Earlier this week Andrei Alexandrescu announced he left Facebook to fully concentrate on developing the D programming language. On the D forum he wrote:
Following an increasing desire to focus on working on the D language and foundation, I have recently made the difficult decision to part ways with Facebook, my employer of five years and nine months.
Facebook has impacted my career and life very positively, and I am grateful to have been a part of it for this long. The time has come for me, however, to fully focus on pushing D forward. As sorry I am for leaving a good and secure career behind, I am excited many times over about the great challenges and opportunities going forward.
Next step with the D Language Foundation is a formal talk with the foundation's prospective attorney tomorrow. I hope to get the foundation in motion as soon as possible, though I'm told there are numerous steps to complete. I will keep this forum posted about progress.
This is of course awesome news. The D programming language contains an awesome set of features and is certainly an important language in giving directions for the future. However, I have my doubts if a comeback is possible. The usual promise of being "C++, but better", is already flawed in any different ways. Even if it was true ten years ago - things have changed a lot.
First, if we consider memory management, C++ now has
std::shared_ptr<T>. Then, there is also the programming language Rust, which does not only provide such optional types, but bakes them into the language. Here you get a language that is as low level as C++, but safe from the beginning. Concepts such as borrowing are not only neat, but really useful for larger projects.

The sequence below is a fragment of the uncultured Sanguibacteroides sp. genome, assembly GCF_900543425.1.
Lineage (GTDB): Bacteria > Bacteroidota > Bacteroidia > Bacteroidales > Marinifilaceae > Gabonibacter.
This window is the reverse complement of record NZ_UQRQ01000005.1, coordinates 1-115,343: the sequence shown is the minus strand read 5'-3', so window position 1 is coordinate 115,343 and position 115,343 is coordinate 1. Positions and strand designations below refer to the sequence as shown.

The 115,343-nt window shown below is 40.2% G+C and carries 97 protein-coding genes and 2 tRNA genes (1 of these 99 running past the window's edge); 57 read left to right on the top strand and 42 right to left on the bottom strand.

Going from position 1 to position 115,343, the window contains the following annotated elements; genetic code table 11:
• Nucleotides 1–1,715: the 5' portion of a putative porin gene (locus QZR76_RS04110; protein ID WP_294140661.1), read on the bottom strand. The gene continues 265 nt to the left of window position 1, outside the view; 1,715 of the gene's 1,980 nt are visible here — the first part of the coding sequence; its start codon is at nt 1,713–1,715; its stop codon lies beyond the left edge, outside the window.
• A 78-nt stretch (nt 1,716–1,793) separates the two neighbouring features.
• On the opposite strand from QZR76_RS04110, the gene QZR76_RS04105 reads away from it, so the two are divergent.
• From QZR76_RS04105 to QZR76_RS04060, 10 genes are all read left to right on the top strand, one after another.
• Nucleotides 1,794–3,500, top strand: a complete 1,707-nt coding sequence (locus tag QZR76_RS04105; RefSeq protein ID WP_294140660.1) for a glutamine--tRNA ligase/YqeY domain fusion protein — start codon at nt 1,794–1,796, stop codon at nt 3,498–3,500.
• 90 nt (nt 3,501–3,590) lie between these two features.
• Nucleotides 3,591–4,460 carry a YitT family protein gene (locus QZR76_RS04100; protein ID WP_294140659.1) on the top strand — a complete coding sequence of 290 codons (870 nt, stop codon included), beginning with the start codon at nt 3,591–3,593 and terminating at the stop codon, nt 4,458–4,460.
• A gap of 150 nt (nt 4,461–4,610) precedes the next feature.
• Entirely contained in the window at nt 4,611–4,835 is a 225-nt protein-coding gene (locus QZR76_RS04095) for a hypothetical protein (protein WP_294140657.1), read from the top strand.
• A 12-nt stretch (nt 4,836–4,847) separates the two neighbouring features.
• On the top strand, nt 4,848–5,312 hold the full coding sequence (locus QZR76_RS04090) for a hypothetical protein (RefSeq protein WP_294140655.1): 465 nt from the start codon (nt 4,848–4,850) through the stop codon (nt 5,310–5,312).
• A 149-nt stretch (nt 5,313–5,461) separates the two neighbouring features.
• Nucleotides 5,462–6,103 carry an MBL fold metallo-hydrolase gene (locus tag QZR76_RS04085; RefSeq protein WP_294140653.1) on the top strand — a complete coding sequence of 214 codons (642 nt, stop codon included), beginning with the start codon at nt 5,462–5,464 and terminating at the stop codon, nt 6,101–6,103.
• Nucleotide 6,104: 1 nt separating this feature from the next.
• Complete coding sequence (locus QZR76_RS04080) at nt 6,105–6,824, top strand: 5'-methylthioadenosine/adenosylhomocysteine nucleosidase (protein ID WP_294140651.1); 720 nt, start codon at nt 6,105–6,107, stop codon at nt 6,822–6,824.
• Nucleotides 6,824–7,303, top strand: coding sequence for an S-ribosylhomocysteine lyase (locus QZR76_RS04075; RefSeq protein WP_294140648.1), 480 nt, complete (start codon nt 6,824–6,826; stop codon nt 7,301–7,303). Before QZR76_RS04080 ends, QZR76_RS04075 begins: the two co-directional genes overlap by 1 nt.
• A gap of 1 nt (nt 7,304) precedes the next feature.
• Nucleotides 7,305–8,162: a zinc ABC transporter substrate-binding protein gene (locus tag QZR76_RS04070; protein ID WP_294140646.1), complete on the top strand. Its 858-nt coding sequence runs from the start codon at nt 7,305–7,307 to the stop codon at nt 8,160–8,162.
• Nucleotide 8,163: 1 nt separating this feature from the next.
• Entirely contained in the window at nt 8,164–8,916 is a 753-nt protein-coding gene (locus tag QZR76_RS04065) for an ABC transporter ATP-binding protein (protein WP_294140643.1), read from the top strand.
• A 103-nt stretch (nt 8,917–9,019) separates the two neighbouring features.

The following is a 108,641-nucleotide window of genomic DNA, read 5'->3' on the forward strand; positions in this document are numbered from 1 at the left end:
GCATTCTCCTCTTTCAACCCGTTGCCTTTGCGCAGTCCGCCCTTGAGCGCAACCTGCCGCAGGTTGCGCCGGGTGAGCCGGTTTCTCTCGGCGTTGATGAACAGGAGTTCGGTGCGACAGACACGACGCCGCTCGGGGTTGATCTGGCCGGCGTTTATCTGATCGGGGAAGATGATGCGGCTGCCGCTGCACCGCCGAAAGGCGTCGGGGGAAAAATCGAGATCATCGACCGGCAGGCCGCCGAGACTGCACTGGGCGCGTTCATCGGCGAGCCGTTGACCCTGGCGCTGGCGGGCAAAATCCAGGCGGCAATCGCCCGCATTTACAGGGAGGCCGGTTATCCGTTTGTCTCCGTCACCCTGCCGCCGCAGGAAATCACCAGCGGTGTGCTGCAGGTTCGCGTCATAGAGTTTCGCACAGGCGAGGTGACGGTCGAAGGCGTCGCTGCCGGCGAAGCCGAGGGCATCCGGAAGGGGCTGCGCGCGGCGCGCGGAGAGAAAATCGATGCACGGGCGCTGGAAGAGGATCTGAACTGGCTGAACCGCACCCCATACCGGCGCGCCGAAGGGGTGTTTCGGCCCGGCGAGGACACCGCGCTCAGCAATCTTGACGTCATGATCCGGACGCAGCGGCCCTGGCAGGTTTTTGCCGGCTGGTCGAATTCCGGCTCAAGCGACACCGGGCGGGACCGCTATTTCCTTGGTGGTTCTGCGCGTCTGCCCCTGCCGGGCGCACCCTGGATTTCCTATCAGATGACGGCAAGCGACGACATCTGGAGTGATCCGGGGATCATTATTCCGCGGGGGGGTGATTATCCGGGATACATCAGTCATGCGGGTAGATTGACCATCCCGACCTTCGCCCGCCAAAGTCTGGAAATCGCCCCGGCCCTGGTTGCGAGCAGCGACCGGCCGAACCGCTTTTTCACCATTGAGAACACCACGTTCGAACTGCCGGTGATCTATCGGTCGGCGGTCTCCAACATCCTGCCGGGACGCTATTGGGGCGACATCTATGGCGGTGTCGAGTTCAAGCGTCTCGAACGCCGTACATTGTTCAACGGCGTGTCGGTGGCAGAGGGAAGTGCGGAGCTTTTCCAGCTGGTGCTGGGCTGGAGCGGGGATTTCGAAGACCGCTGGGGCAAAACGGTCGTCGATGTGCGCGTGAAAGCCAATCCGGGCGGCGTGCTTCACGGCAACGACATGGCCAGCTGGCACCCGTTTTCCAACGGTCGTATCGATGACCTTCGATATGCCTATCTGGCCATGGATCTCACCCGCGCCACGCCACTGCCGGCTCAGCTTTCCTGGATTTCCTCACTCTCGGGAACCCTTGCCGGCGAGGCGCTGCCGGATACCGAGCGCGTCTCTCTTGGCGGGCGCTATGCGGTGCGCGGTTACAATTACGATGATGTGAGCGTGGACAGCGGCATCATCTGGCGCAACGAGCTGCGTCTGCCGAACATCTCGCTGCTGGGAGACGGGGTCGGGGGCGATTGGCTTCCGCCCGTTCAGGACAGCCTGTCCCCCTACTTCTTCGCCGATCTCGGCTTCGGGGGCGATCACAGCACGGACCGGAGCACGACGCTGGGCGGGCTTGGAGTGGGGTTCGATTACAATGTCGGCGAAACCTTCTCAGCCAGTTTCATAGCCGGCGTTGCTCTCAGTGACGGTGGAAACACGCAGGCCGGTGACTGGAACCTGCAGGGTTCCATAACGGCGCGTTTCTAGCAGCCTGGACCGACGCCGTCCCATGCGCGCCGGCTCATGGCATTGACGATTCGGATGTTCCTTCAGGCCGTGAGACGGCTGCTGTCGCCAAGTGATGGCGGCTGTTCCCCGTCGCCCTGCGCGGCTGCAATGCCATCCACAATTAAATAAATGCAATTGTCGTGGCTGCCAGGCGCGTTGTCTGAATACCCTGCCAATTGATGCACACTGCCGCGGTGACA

Second, C++ has evolved beyond STL improvements. Now we got lambdas,
constexpr and enum classes. There are a lot of tiny improvements, which not only make TMP much easier than 10 years ago, but provide more safety and flexibility. Computing by in TMP took me at least twice as many SLOC as it does now. And now the solution is not only readable, it also is easier to extend.
Finally 10 years ago the programming world was still undecided about the future of native languages. At that point in time many projects started in managed languages. Even managed operating systems (such as the Singularity research project) seemed to be possible. Now we know that the future is certainly not pure managed languages. These languages will have their share, but native languages will also get a part of the cake. Here most developers seem to be satisfied with the available choices: Go, Rust, C++, C, X (place your favorite one in here).
So why should D now (suddenly) get the attention (which it would certainly deserve)? My guess is that it won't be about making D more attractive to new developers. I feel that the mission will be to make D more powerful for a variety of very special scenarios, which will give the language a piece of the cake that not in the mainstream area.
I wish Andrei and the whole D language team good luck in their efforts. I am curious about the future development.